The Capitoline Museums play host to the bronze head of Ptolemaic Queen Arsinoe III, on temporary loan from the Municipal Museum in the Palazzo Te in Mantua.
Arsinoe III, the daughter of Ptolemy III and Berenice II was born in either 246 or 245 BC and was Queen of Egypt between 220 and 204 BC. She married her brother, Ptolemy IV sometime between the end of October and early Novembere220 BC, sharing the reign with him for sixteen years and by whom she had a son, Ptolemy V. She was personally involved in the battle of Rafia, plaintively urging her troops to fight and she played a vital role in the clash with the Syrian troops of Antioch III. Courageous and full of energy, her proud and aristocratic character was particularly evident in her outspoken criticism of her husband’s behaviour and attitude; he was in fact described as being weak and disinterested in affairs of state, something which undoubtedly contributed to the decline of the Ptolemaic empire. In the summer of 204 B.C, not long after the death of her husband /brother, Arsinoe fell victim to the intrigues of court and was assassinated, although her death was quickly avenged by a desperate and ferocious mob that turned on and killed those responsible.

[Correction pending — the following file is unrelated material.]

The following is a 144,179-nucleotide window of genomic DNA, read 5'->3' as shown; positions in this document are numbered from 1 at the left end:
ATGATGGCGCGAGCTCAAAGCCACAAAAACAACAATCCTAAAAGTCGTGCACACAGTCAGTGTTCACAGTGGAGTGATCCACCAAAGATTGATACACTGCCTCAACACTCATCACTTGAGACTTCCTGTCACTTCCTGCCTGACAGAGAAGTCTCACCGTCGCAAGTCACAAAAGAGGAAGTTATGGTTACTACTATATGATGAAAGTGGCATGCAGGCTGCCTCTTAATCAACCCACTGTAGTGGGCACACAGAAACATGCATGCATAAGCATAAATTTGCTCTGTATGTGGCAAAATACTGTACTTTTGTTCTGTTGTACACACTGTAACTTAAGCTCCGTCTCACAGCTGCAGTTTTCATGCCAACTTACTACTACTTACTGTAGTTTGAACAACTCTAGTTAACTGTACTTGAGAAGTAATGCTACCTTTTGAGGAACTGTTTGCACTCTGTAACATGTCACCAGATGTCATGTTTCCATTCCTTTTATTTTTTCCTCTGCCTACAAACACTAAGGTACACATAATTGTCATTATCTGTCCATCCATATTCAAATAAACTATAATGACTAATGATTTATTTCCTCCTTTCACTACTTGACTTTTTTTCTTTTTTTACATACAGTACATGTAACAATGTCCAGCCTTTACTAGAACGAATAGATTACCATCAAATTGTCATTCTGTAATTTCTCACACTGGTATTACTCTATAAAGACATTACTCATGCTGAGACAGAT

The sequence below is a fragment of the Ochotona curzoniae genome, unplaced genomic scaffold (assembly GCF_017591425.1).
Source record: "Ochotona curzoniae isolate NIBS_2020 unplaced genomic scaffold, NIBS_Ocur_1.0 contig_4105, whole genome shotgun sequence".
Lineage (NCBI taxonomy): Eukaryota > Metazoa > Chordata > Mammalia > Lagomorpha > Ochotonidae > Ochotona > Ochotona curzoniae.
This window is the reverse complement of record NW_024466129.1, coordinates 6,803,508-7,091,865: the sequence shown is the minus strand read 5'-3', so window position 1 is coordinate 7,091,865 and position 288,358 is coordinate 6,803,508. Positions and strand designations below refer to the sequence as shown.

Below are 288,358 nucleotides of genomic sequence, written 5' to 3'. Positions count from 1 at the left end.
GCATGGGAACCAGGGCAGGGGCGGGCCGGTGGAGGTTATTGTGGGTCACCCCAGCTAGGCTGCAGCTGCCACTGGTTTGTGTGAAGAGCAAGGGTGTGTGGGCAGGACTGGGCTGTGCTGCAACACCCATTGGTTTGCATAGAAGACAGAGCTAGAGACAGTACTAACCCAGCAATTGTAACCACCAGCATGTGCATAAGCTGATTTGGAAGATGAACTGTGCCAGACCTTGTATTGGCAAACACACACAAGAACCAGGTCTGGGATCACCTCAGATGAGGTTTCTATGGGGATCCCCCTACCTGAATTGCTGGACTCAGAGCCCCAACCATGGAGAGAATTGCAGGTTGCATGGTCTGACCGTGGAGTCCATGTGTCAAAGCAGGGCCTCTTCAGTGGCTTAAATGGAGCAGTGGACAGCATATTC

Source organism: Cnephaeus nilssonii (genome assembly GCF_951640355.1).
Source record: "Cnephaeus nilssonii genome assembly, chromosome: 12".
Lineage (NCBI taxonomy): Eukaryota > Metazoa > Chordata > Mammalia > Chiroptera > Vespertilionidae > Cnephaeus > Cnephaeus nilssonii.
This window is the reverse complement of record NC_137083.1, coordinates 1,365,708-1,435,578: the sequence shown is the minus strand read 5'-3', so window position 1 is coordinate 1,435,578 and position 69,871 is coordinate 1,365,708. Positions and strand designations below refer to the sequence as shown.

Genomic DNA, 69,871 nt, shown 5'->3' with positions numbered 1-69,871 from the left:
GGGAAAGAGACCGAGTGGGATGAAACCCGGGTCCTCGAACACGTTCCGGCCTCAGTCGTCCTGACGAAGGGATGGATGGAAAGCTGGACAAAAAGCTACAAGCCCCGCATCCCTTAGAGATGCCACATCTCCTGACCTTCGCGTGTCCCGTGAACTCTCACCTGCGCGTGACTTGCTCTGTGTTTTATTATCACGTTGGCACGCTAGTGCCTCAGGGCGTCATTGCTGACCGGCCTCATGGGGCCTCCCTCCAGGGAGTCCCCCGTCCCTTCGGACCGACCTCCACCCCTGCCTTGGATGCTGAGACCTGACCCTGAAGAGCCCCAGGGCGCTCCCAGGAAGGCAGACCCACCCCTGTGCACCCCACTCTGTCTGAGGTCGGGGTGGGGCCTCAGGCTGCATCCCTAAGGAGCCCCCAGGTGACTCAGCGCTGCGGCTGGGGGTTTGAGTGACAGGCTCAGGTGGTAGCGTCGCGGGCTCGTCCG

The Queen’s popularity is evident from the number of works in which she is featured: statues, coins, paintings and relief’s, most of which have been uncovered in Egypt, clearly made both during her lifetime and immediately following her death. It would seem that pieces produced posthumously were part of a deliberate propaganda campaign by Arsinoe’s son, King Ptolemy V, who wanted to use the cult status of his mother to legitimize and reinforce his own power as a means of safeguarding the continuation of the dynasty.
Characterised by its terse, sober realism, the bronze provides an objective record of the Queen’s face when fully mature although a few features, well-documented through the profiles of her that appeared on coins of the period, have been slightly softened. This elegantly modelled head was perhaps part of a statue produced to honour the sovereign after her death, and it echoes the Hellenistic bronze portraits done during the Alexandrine period produced by masterly Egyptian craftsmen between the end of the 3rd and beginning of the 2nd centuries BC.
Capitoline Museum Web Site